I am reading a book by Charles Spurgeon on the topic of soul winning, and I have to say, I just love that phrase.
It’s not one you hear much anymore. I am not sure why. Perhaps it sounds too intense in our day and age. It doesn’t fit with postmodern thinking. Who are we to talking about winning souls?
But it’s originally biblical language, isn’t it?
Proverbs 11:30, “He that winneth souls is wise.”
As believers, we so easily get busy with so many things, and it’s important to be forced to step back and ask ourselves, are we focused on the most important things?
Like taking the gospel to the lost?
Perhaps in this instance Spurgeon could use it a bit more nuance, but I was challenged when he writes,
“Solomon, in the text before us, awards no crown for wisdom to crafty statesmen, or even to the ablest of rulers; he issues no diplomas even to philosophers, poets, or men of wit; he crowns with laurel only those who win souls. He does not declare that he who preaches is necessarily wise; and alas! there are multitudes who preach, and gain much applause and eminence, who win no souls, and who shall find it go hard with them at the last, because in all probability they have run and the Master has never sent them. Solomon does not say that he who talks about winning souls is wise, since to lay down rules for others is a very simple thing, but to carry them out one’s self is far more difficult. He who actually, really, and truly turns men from the error of their ways to God, and so is made the means of saving them from going down to hell, is a wise man; and that is true of him whatever his style of soul-winning may be. He may be a Paul, deeply logical, profound in doctrine, able to command all candid judgments; and if he thus wins souls, he is wise. He may be an Apollos, grandly rhetorical, whose lofty genius soars into the very heaven of eloquence; and if he wins souls in that way, he is wise, but not otherwise. Or he may be a Cephas, rough and rugged, using uncouth metaphor and stern declamation; but, if he wins souls, he is no less wise than his polished brother or his argumentative friend, but not else. The great wisdom of soul-winners, according to the text, is proven only by their actual success in really winning souls.”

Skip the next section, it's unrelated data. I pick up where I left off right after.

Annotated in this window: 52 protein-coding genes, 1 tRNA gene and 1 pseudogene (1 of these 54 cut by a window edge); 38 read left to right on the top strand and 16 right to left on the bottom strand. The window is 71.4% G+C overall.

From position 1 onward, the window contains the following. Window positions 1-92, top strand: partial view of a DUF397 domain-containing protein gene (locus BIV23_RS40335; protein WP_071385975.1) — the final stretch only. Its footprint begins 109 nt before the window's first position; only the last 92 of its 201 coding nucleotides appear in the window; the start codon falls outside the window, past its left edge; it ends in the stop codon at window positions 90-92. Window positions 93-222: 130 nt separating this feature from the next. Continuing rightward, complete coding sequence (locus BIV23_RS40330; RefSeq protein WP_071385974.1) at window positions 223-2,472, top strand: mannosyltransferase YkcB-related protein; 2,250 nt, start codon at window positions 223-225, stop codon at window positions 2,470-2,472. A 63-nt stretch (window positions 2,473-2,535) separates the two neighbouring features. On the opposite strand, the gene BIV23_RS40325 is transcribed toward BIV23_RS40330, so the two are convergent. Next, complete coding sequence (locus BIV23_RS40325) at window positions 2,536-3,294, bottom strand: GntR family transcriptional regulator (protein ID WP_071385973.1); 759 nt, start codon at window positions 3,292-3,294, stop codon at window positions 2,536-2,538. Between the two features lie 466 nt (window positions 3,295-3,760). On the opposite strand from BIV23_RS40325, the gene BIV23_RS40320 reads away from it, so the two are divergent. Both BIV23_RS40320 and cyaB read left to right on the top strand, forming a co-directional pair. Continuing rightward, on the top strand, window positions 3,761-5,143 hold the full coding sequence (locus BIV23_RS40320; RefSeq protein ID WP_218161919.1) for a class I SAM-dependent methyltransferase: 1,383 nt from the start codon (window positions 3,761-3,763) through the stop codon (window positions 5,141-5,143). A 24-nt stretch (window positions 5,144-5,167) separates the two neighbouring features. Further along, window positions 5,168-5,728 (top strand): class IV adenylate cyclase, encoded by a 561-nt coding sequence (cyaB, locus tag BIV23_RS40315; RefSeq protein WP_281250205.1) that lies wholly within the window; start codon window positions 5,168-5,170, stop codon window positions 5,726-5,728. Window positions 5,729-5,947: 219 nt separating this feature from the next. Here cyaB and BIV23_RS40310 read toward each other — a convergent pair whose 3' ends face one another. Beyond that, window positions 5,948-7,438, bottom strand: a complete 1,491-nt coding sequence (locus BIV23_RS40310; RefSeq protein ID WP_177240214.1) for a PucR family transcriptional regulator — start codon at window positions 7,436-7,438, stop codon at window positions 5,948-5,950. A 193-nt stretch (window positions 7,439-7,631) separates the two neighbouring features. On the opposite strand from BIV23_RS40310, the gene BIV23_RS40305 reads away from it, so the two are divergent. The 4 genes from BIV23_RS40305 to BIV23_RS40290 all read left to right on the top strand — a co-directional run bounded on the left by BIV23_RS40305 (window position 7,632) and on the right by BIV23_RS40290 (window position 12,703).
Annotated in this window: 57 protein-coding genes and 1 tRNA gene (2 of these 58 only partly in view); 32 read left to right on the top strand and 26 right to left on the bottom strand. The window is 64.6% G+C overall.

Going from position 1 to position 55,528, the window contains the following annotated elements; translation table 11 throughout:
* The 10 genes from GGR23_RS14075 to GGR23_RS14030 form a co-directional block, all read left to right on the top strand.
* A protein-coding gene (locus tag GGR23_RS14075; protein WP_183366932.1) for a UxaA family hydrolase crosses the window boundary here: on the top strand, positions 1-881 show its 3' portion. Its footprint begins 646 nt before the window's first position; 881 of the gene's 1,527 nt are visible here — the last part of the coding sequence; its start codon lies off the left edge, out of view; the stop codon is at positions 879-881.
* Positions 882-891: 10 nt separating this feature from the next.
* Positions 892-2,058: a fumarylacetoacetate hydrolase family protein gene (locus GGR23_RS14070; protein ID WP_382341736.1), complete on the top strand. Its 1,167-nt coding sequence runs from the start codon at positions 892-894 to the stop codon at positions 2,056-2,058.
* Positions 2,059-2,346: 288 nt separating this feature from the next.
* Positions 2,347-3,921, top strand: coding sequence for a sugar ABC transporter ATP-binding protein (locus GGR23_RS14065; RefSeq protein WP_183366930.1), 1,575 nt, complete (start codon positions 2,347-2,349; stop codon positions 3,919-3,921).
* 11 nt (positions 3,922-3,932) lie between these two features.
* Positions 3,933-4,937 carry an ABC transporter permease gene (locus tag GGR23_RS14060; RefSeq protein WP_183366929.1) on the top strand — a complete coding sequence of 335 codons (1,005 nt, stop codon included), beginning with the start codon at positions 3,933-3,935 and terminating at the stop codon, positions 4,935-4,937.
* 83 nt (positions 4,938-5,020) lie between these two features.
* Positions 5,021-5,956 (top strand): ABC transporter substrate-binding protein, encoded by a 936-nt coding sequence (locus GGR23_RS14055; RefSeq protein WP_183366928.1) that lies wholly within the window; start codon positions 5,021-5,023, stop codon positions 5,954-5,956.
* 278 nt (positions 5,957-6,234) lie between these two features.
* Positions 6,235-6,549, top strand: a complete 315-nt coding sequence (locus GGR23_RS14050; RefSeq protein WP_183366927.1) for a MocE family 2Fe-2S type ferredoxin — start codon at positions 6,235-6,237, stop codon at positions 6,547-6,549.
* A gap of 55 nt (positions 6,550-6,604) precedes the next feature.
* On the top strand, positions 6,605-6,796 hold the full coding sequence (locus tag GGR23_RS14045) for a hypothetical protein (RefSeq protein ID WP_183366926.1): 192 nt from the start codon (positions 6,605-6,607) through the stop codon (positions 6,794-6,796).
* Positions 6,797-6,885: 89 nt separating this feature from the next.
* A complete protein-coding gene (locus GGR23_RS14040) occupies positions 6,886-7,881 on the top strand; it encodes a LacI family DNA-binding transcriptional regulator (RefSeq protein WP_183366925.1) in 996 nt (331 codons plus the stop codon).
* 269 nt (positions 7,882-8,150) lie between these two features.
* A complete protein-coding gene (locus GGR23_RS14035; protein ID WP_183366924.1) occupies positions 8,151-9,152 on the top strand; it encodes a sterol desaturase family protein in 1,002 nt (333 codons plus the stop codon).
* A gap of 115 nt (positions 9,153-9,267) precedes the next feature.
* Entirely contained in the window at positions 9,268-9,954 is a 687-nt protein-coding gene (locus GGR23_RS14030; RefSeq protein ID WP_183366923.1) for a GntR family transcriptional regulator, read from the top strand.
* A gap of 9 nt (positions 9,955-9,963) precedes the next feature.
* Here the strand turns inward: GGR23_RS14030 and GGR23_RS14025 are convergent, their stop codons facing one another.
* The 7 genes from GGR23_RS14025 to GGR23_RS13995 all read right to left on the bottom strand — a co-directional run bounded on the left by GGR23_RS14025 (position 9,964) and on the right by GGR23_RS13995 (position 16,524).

And so, if we look at our lives and we are not seeking to win souls for Christ, we need to ask why? Further, if we look at our lives and we are not effective in winning souls for Christ, we need to be concerned, why not? Obviously, ultimately, only God can win a soul, but He uses means, and given the importance of soul-winning, if we are not winning souls for Christ, we should at least step back and evaluate.
For example, here are some questions you might ask:
- Do I actually believe a person can be saved and changed in an instant?
- Am I able to bring every day conversations naturally around to the heart of the gospel?
- Am I living a life that makes the message I am sharing look beautiful?
- Do I actually care about the people I am speaking to?
- Do I invite others to hear the Word of God preached?
- Do I have people into my home and seek to develop intentional friendships with those who don’t know Christ?
- Am I going to meetings at church with a ministry mind-set, looking for new people to reach out to, and perhaps even to speak about the sermon with afterwards?
- Am I willing to spend time talking to just one person about their relationship with Christ?
- Am I friendly?
- Am I willing to write letters to people to talk to them about the state of their souls?
- Do I pray that God will give me boldness to speak the gospel and opportunities as well?
- Do I love Jesus?
- Do I actually believe the gospel I am sharing?
It’s a great privilege to know the gospel and to have the opportunity to participate in this great mission of telling others about what God has done through Christ. It’s also a responsibility. We must never allow ourselves to become so “wise” in the world’s eyes that we become foolish and neglect our greatest priorities as a church, the very reasons we’ve been left on this earth.